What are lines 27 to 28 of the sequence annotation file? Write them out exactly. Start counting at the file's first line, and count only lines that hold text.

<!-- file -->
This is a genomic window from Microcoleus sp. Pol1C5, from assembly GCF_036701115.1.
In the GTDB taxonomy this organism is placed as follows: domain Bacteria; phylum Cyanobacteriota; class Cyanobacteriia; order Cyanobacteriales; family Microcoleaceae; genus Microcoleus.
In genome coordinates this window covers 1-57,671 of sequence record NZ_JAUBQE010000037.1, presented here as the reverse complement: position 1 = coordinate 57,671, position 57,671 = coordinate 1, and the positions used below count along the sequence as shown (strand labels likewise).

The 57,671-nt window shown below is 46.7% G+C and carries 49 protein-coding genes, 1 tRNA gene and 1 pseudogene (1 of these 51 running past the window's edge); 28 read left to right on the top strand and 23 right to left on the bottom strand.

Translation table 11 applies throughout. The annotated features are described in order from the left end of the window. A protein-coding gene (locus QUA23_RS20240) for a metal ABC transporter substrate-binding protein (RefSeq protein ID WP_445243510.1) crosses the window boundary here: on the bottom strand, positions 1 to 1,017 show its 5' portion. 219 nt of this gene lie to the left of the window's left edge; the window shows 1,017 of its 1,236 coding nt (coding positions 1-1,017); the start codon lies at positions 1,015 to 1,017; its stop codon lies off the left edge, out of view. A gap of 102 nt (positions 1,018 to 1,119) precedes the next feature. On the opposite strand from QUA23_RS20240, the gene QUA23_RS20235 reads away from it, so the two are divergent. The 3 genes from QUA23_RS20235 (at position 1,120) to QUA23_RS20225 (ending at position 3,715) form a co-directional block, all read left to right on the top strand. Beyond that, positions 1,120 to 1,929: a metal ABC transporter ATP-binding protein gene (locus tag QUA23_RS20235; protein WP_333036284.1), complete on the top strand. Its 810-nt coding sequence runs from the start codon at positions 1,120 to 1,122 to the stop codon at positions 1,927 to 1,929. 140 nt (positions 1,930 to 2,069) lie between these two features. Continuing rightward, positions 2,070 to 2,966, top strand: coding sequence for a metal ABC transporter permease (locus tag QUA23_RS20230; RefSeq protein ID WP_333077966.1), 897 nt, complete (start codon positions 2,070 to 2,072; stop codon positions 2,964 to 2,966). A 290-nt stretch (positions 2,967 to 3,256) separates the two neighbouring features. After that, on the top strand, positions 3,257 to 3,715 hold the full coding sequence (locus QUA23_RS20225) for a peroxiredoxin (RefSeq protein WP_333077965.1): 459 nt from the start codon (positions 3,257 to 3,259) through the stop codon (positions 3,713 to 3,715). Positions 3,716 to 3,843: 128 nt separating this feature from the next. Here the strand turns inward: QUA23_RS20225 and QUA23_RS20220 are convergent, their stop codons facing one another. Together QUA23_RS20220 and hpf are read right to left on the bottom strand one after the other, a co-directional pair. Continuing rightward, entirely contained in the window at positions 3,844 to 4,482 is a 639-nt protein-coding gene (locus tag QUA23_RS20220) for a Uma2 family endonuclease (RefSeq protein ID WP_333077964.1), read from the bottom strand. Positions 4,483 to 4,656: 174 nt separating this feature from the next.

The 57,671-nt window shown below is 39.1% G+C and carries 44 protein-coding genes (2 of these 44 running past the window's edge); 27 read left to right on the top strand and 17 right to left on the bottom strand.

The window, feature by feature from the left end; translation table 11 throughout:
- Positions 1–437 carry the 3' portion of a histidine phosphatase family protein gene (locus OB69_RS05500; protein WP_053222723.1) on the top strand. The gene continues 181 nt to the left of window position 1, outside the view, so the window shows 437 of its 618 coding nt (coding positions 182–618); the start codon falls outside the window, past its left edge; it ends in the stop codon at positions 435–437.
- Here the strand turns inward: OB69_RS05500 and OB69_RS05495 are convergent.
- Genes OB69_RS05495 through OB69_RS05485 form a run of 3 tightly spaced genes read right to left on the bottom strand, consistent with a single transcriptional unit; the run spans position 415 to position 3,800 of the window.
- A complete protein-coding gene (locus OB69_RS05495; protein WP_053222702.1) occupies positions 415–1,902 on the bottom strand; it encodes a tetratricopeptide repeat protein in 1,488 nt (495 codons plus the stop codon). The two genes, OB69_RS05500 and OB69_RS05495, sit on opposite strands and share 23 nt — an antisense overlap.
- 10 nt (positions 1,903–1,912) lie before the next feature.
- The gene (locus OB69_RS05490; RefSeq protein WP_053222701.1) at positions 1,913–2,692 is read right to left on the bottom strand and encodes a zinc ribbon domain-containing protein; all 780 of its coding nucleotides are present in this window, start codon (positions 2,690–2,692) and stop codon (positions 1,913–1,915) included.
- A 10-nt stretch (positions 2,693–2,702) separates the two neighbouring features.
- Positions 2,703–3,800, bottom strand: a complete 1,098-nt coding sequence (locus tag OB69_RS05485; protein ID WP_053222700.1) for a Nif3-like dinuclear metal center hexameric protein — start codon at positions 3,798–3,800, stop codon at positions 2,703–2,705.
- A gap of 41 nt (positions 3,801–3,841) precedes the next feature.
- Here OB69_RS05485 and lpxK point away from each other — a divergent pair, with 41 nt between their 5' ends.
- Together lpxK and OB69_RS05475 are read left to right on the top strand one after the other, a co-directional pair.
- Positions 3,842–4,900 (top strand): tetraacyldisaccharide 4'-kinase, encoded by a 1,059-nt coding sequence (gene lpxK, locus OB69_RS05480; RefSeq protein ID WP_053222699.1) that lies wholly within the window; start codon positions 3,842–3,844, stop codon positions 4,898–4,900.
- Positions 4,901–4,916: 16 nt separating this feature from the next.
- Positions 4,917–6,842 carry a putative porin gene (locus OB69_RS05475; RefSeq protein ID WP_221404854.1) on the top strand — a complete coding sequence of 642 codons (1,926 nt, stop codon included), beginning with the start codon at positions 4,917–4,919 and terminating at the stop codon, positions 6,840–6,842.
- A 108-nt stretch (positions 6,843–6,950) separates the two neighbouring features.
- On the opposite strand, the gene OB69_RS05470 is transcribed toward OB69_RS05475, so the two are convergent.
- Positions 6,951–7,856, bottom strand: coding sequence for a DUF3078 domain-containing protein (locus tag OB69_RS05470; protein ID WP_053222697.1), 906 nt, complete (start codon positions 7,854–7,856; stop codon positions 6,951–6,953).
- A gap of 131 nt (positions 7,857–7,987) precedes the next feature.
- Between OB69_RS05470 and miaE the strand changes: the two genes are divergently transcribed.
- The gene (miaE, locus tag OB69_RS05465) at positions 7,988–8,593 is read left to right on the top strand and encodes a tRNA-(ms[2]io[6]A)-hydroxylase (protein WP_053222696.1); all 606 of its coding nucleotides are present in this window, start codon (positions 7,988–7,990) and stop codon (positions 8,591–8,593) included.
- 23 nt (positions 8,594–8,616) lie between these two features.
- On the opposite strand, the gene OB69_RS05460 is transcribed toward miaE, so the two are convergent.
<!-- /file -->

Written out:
- The gene (miaE, locus tag OB69_RS05465) at positions 7,988–8,593 is read left to right on the top strand and encodes a tRNA-(ms[2]io[6]A)-hydroxylase (protein WP_053222696.1); all 606 of its coding nucleotides are present in this window, start codon (positions 7,988–7,990) and stop codon (positions 8,591–8,593) included.
- 23 nt (positions 8,594–8,616) lie between these two features.